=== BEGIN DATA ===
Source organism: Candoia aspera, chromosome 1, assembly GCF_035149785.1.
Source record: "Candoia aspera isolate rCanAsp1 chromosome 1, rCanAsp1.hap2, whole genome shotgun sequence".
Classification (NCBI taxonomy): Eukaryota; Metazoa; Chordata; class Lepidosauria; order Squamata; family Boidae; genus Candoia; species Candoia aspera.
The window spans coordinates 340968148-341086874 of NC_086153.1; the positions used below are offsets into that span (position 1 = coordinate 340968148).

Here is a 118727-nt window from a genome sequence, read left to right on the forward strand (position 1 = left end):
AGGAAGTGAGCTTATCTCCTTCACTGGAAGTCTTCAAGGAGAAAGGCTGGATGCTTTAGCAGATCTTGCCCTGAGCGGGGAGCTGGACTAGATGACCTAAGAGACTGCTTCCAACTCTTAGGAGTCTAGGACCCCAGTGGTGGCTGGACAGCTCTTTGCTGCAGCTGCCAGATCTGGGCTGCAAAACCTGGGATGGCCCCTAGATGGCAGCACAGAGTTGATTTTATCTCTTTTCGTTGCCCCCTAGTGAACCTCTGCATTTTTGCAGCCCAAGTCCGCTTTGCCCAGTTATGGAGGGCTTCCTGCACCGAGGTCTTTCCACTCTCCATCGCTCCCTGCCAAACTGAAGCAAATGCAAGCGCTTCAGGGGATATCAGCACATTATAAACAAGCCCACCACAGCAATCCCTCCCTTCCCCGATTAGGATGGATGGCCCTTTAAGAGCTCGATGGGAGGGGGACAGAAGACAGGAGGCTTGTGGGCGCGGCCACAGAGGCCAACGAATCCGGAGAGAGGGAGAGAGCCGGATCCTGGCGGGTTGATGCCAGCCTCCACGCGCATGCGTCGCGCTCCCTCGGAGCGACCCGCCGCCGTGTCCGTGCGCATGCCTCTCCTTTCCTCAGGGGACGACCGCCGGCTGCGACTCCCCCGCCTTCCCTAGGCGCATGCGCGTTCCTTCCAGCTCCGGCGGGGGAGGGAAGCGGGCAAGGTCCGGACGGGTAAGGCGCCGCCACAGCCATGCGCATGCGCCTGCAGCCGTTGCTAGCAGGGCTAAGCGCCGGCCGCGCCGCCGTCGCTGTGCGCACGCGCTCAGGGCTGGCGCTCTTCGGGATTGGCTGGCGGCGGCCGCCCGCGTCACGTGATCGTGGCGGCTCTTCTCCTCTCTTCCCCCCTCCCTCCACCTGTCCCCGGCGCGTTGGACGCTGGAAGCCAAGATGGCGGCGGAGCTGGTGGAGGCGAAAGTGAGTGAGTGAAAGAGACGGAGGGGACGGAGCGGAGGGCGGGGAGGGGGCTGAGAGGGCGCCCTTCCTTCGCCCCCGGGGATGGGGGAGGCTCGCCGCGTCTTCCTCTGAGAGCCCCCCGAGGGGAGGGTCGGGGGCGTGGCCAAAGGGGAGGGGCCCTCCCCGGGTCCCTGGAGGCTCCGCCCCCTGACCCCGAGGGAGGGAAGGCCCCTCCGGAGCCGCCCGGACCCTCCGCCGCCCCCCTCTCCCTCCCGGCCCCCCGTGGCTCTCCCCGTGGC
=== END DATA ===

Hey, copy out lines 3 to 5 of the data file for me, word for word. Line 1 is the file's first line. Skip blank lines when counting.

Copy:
Classification (NCBI taxonomy): Eukaryota; Metazoa; Chordata; class Lepidosauria; order Squamata; family Boidae; genus Candoia; species Candoia aspera.
The window spans coordinates 340968148-341086874 of NC_086153.1; the positions used below are offsets into that span (position 1 = coordinate 340968148).

Here is a 118727-nt window from a genome sequence, read left to right on the forward strand (position 1 = left end):